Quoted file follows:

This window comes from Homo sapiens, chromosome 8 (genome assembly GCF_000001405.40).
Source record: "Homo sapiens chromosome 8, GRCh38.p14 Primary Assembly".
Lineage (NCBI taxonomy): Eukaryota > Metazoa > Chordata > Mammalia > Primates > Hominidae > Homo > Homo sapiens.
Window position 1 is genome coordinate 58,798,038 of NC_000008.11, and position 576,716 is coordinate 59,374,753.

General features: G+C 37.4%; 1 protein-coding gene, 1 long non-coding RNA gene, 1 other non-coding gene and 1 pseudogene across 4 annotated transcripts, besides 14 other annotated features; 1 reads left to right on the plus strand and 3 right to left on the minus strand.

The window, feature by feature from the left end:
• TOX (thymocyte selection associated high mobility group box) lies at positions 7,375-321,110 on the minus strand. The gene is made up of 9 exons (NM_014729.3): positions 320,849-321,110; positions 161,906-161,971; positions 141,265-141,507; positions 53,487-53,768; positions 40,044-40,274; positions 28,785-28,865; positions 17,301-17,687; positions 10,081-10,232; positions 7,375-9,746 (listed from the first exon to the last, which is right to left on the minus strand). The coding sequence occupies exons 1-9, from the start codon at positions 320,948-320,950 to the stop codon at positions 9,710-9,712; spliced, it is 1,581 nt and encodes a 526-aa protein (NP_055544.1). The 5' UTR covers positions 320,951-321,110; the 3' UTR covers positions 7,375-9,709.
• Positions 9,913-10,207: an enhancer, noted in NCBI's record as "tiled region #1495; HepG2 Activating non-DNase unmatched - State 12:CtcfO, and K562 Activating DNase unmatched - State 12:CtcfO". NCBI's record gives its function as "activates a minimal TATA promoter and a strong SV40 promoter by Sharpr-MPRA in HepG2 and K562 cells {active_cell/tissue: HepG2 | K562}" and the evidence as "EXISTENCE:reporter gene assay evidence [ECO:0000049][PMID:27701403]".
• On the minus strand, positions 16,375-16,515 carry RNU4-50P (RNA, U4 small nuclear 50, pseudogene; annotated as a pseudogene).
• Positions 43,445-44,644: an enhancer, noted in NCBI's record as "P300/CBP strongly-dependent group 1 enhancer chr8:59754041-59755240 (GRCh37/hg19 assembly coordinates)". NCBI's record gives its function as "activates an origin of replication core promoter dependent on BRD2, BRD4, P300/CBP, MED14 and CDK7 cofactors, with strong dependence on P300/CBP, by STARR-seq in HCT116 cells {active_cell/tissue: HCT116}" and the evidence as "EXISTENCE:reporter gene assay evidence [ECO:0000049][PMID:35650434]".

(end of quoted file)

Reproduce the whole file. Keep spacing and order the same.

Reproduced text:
This window comes from Homo sapiens, chromosome 8 (genome assembly GCF_000001405.40).
Source record: "Homo sapiens chromosome 8, GRCh38.p14 Primary Assembly".
Lineage (NCBI taxonomy): Eukaryota > Metazoa > Chordata > Mammalia > Primates > Hominidae > Homo > Homo sapiens.
Window position 1 is genome coordinate 58,798,038 of NC_000008.11, and position 576,716 is coordinate 59,374,753.

General features: G+C 37.4%; 1 protein-coding gene, 1 long non-coding RNA gene, 1 other non-coding gene and 1 pseudogene across 4 annotated transcripts, besides 14 other annotated features; 1 reads left to right on the plus strand and 3 right to left on the minus strand.

The window, feature by feature from the left end:
• TOX (thymocyte selection associated high mobility group box) lies at positions 7,375-321,110 on the minus strand. The gene is made up of 9 exons (NM_014729.3): positions 320,849-321,110; positions 161,906-161,971; positions 141,265-141,507; positions 53,487-53,768; positions 40,044-40,274; positions 28,785-28,865; positions 17,301-17,687; positions 10,081-10,232; positions 7,375-9,746 (listed from the first exon to the last, which is right to left on the minus strand). The coding sequence occupies exons 1-9, from the start codon at positions 320,948-320,950 to the stop codon at positions 9,710-9,712; spliced, it is 1,581 nt and encodes a 526-aa protein (NP_055544.1). The 5' UTR covers positions 320,951-321,110; the 3' UTR covers positions 7,375-9,709.
• Positions 9,913-10,207: an enhancer, noted in NCBI's record as "tiled region #1495; HepG2 Activating non-DNase unmatched - State 12:CtcfO, and K562 Activating DNase unmatched - State 12:CtcfO". NCBI's record gives its function as "activates a minimal TATA promoter and a strong SV40 promoter by Sharpr-MPRA in HepG2 and K562 cells {active_cell/tissue: HepG2 | K562}" and the evidence as "EXISTENCE:reporter gene assay evidence [ECO:0000049][PMID:27701403]".
• On the minus strand, positions 16,375-16,515 carry RNU4-50P (RNA, U4 small nuclear 50, pseudogene; annotated as a pseudogene).
• Positions 43,445-44,644: an enhancer, noted in NCBI's record as "P300/CBP strongly-dependent group 1 enhancer chr8:59754041-59755240 (GRCh37/hg19 assembly coordinates)". NCBI's record gives its function as "activates an origin of replication core promoter dependent on BRD2, BRD4, P300/CBP, MED14 and CDK7 cofactors, with strong dependence on P300/CBP, by STARR-seq in HCT116 cells {active_cell/tissue: HCT116}" and the evidence as "EXISTENCE:reporter gene assay evidence [ECO:0000049][PMID:35650434]".